Select Page

Freida Mock is an internationally renowned filmmaker, with accolades aplenty. It’s safe to say that at any given time, she’s got enough projects on her place to keep her busy for years to come. She was in the middle of a number of other projects when she was contacted by a friend of Anita Hill’s who wanted her to send Hill a copy of her film Wrestling with Angles: Playwright Tony Kushner – only the friend didn’t say who the film was going to.

“I said, why?” Mock remembers, “She said well this friend of hers is often asked to cooperate on a film about her. And her friend said she was concerned she would say ‘yes’ to the wrong filmmaker. I said fine, what’s her name and address? She said it was Anita Hill and it got me to thinking. I just wrote a note saying if you’re going to say yes to a filmmaker about doing a film about [you], would you consider me?”

“And she called me and said yes, let’s talk. And I thought oh my goodness what’s this film going to be about?” From there Mock began to delve into the world of Anita Hill, starting with her early family life, education, coming to the infamous Hearings and finally the aftermath.

“I had an idea that it would be a story about the life and times of Anita Hill,” Mock says since like many of us, she didn’t know much about Hill beyond what she had seen in the media. “I did feel we were all a bit confused about those hearings and what exactly was going on.”

Of course, there is so much more to Hill’s story, starting with the Hearings themselves. “We almost had no idea what was going on,” Mock points out, “That politically it was orchestrated from behind and by the White House, all those things going on. She was just a pawn. It took 20 years for us to figure out.”

From the moment Hill spoke to the FBI about her experiences with Clarence Thomas, her life was irreparably changed, even if she didn’t know it yet. Hill had no idea that simply deciding to answer questions posed to her openly and honestly would forever change her world.

Mock wanted to tell Hill’s story holistically, but also knew that the Hearings must take centre stage. “There is no Anita Hill unless you have the hearings,” Mock says. “[The hearings] had such a profound influence on millions and the story actually is a little misunderstood from that, me included. It was confusing what was going on. It was very unsatisfying. I think that’s why it continually generates questions.”

Mock set out to make a film that not only told the story of Hill’s life, but also partially acted as the defense she didn’t get to – and should never have had to – put on. “Why would she have to have a polygraph test?” Mock asks, “She just went in to tell her story. She had to have corroborating witnesses. That’s just crazy! So I felt that I wanted that point of view expressed.”

Hill has never spoken on film about the Hearings, nor about the effect they had on her life. As Mock researched, she learned a great deal about Hill’s life after 1991. “I didn’t know she became this activist. She didn’t know either! She was just going to go back and teach commercial law. People are looking to her as a spokesperson,” Mock says of Hill’s move into sexual harassment and equal rights work, including work in schools teaching middle and high school aged kids that sexual harassment isn’t something they have to put up with.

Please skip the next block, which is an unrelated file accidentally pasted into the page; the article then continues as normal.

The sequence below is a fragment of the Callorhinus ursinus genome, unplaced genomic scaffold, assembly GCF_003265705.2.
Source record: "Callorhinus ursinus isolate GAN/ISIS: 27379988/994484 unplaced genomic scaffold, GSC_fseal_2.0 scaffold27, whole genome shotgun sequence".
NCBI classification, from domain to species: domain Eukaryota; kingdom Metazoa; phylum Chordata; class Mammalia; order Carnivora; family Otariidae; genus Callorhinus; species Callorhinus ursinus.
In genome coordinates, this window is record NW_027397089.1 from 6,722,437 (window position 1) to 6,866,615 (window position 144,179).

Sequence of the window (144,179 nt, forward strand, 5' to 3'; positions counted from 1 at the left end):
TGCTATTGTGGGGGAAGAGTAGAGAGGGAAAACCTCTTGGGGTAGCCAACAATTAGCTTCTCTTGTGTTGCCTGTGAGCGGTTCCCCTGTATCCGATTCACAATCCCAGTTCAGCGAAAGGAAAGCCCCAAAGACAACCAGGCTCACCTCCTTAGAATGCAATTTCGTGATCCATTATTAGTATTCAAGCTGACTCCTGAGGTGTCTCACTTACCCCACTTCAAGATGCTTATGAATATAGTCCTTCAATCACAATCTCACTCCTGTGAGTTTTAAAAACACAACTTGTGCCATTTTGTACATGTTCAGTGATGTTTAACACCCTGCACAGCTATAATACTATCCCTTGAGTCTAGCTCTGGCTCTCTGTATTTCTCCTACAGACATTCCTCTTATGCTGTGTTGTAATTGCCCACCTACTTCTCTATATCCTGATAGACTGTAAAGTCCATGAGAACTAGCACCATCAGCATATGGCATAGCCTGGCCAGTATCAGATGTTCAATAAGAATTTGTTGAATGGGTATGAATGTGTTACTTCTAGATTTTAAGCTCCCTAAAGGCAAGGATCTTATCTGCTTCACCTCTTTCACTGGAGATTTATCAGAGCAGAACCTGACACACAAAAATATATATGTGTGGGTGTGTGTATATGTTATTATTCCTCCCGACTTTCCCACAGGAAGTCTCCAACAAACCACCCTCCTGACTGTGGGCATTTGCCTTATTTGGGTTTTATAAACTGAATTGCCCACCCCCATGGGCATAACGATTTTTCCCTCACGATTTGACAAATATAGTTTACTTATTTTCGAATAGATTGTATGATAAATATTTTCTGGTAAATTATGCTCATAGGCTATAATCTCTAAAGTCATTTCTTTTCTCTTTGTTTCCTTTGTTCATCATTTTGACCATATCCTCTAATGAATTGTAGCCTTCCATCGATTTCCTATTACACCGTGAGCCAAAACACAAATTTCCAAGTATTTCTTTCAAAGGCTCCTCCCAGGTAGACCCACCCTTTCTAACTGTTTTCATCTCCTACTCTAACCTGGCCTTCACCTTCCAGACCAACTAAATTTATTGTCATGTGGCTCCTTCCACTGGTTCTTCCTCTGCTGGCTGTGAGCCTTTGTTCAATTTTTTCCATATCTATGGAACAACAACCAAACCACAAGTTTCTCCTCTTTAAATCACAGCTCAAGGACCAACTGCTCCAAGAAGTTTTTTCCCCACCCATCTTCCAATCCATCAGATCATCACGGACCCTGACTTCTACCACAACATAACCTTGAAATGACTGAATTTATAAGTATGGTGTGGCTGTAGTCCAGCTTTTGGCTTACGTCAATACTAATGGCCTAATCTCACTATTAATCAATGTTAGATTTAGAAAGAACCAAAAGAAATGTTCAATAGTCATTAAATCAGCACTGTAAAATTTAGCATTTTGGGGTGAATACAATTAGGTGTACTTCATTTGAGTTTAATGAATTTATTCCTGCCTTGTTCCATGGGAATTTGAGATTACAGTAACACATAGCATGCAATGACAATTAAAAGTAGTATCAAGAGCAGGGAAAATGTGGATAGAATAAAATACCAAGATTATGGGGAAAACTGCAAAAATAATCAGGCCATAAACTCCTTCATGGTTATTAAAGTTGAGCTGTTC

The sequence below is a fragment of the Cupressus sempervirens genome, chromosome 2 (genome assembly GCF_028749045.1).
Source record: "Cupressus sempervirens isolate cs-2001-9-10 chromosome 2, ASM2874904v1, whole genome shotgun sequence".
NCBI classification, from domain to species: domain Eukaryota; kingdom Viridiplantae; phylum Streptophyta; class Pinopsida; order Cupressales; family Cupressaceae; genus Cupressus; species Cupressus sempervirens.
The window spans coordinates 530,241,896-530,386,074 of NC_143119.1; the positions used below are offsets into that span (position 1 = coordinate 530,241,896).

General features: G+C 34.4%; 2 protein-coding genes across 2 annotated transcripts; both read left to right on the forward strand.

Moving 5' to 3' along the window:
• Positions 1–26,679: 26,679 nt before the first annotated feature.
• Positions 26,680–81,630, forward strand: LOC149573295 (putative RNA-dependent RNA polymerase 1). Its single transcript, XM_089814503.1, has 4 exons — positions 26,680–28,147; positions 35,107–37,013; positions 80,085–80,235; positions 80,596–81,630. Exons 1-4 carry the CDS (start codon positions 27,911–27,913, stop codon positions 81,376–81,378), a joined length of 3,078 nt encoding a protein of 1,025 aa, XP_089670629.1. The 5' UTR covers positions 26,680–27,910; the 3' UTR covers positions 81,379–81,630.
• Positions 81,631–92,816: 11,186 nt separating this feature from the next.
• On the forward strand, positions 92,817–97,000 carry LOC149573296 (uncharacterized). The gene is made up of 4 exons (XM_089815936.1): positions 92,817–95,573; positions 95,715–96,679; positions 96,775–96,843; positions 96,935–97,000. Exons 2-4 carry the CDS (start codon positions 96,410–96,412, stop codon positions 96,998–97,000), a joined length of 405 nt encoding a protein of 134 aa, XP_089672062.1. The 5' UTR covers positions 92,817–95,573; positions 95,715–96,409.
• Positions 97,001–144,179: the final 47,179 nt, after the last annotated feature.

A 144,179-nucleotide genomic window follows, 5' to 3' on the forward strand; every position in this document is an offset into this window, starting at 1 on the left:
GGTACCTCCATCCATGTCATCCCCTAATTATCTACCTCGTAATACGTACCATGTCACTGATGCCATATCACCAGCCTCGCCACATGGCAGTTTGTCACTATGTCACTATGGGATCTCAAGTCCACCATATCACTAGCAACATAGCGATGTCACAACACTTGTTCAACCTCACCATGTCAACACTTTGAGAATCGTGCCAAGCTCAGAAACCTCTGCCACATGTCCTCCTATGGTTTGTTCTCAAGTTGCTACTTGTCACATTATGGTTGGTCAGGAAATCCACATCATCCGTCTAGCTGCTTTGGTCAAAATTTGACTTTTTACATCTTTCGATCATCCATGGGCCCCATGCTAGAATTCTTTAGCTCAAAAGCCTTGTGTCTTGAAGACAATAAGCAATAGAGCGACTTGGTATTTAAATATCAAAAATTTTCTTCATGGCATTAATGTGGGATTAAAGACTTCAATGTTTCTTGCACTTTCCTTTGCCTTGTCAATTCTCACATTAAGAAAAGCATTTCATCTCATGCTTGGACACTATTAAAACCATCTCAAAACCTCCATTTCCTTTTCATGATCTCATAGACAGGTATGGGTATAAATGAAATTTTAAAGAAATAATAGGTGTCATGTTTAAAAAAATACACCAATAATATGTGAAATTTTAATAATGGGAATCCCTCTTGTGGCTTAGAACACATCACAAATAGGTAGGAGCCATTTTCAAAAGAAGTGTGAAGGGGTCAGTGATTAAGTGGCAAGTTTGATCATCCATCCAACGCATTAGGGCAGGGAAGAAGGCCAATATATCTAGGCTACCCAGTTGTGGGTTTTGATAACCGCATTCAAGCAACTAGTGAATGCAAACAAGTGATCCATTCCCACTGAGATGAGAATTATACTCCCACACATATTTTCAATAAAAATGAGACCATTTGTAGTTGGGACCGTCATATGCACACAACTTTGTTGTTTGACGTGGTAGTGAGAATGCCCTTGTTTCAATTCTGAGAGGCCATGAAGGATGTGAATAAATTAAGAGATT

With respect to sexual harassment, Mock feels that things have come a long way from 1991 when started her inadvertent activism work. “I think it’s because people are finally speaking. They feel the permission to speak and not feel ashamed,” she says, “I feel for both women and men it is much better on a public policy level. People’s behaviour is people’s behaviour and it’s horrifying at times, right? But it’s not okay in a public arena, in a workplace.”

Mock also goes on to note that speaking out can be a difficult thing depending on your circumstances. It can be a challenge to be truthful about a boss if they hold the keys to your survival. “Some people will not, as we know, because of reprisals. It takes a really courageous person to [speak up],” says Mock. “You have economic concerns. It’s hard.”

If Hill’s story proves one thing, it’s that despite how hard it can be it’s important to get the truth out there. On the wall of Hill’s office is a print that says ‘Speak Truth to Power’. This is something of profound meaning to Hill and now that Mock has been on a journey to tell her story the phrase has a deeper meaning. “It means that when you are confronted with people who hold the power you must be able to be forthright and say what you feel is the truth and not be intimidated,” Mock says confidently.

The film’s most commendable attribute is its almost stubborn refusal to tell the ‘other side of the story’. Anita is Hill’s story, not a documentary about the facts, figures and feelings of the Hearings. Because of this, there’s no comment from anyone in the Thomas camp, other than footage from the hearings. But Mock hasn’t heard anything from Justice Thomas or his people about the film, and she’s not really worried about it. “I hadn’t thought about that,” she says. “I haven’t heard anything. It was at Sundance, there was a lot of press. There’s been nothing yet. When it comes out in commercial release we’ll see what it generates.”

Regardless of what Justice Thomas and his family think of the film, the damage to Hill’s life has been done. “I think she paid a high price,” Freida Mock says of Hill’s struggle to regain normalcy in her world, but she hopes that her film has helped to set the record straight.

“Hopefully the core story of everything you wanted to know as an audience was satisfied. What was going on? What happened to her? Is she okay? I think people do wonder if she’s okay.”

Anita Hill is very much okay, but her story is worth hearing, understanding and celebrating – three things Anita does very, very well.

Photo source